The dark side of people Google dorking your site has some serious consequences: You may have sensitive information viewable to the public, there could actually be security breaches by what people find on your site. Perhaps your web developer left a backup copy of an .asp or .php up in a crawlable section of your site - that backup page may show full credentials for your database access, or other info that can be exploited to take you down or have your data be altered or stolen. Nefarious "dorks" could access your webcams, security cameras or routers. Here's an an excellent article on the repercussions.
If you're up for some further reading on the subject we recommend this article and also this article. But here are some suggestions for what you can do to get started:
1 See What's Exposed On Your Site - For starters, you can search your website site:yourwebsitename.com and scroll through what's publicly indexed. (If you or your IT people are extra-curious, try looking at the Google Hacking Database.
2 Stop Google From Indexing Your Problem Pages - You can use Google Webmaster Tools to take down the links to the pages you no longer want indexed. Here's some good instructions on using Google Webmaster Tools
3 Control Your Robots.txt File - Do you have a robots.txt file? Are you protecting any and all sensitive directories from being crawled by search engines? Here's a great intro to use robots.txt to shore up vulnerabilities. When in doubt, disallow/protect any directory that might be in doubt - or be safe by disallowing all folders, then explicitly allowing only certain folders that are part of your public website.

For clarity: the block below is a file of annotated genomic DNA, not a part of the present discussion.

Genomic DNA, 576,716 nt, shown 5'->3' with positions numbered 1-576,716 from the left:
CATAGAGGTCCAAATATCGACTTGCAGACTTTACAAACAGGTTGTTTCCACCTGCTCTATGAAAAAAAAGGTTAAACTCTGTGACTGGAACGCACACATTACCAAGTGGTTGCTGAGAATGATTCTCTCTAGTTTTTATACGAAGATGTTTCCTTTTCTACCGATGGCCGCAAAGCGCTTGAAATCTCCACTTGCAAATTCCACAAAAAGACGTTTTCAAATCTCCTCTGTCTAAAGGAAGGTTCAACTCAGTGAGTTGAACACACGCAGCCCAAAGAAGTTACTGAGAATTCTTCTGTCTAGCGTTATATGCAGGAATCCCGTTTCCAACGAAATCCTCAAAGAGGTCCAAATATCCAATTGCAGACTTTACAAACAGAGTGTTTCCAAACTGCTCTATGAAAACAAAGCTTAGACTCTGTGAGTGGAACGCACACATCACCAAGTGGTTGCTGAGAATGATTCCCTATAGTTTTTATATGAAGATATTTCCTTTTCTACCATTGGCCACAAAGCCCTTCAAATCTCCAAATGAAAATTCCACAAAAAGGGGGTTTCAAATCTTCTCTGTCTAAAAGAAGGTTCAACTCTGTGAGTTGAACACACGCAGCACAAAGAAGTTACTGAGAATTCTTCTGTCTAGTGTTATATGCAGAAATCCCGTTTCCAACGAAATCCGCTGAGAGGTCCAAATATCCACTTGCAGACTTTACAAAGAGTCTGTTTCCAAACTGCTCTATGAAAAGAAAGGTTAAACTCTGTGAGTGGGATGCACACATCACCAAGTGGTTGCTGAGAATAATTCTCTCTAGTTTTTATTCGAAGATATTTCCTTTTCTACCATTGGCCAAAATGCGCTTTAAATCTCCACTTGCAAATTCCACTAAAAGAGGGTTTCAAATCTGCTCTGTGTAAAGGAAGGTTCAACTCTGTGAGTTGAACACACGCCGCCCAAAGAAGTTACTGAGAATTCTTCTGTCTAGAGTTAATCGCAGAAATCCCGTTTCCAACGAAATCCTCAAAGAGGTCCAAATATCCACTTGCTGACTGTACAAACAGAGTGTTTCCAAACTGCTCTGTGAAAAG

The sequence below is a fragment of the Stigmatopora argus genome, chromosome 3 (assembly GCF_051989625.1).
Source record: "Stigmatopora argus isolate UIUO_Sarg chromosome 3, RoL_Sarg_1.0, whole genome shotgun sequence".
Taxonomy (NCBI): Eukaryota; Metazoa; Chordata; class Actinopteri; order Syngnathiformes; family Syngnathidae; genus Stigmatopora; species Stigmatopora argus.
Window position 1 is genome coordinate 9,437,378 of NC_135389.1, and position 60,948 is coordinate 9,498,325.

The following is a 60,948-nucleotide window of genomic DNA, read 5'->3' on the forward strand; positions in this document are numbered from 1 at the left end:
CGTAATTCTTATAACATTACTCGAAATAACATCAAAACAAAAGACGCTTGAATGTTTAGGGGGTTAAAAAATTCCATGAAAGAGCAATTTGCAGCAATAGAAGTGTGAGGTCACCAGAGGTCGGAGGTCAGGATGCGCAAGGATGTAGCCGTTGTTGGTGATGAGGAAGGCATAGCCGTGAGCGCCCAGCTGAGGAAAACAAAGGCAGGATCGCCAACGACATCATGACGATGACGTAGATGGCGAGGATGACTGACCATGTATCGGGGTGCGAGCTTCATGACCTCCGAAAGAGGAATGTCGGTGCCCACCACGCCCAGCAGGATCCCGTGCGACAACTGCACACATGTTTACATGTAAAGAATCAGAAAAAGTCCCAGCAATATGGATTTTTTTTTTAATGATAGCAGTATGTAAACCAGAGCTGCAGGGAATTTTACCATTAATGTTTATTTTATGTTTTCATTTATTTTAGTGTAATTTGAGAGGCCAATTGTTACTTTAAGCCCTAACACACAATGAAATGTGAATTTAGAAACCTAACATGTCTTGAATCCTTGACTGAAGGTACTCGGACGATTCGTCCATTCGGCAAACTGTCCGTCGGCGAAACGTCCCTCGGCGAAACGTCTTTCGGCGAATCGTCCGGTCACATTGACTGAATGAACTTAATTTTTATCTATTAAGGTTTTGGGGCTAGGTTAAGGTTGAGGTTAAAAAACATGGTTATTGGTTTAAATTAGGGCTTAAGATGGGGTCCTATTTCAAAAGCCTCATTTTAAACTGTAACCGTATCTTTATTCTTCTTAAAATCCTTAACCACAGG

4 Take Files Down - When you've seen the list of what you really have on your public server space - either from Google dorking yourself, or looking through your FTP or File Manager - if a file really does not need to be public like this, just take it down.
5 Password-Protecting - If that sensitive file really needs to be there for you and your employees to be able to access it, then at the very least put some password protection on the files themselves or that folder on your server. (We haven't written a good instructional article on this, but feel free to contact us if you need quick assistance with this.)
6 Update Your Software - Make sure you are up to date on all of your software's versions and security patches. We are shocked to see that amount of clients and other companies we know, even large ones, that do not run security patches. Again, if you need any help with this, reach out and we'll consult on this. Brad here with us is the best in the business when it comes to this stuff. At the very least, though, ask your IT department or contractor what they are doing to stay current and protect you.
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Good luck, everybody. Stay safe out there!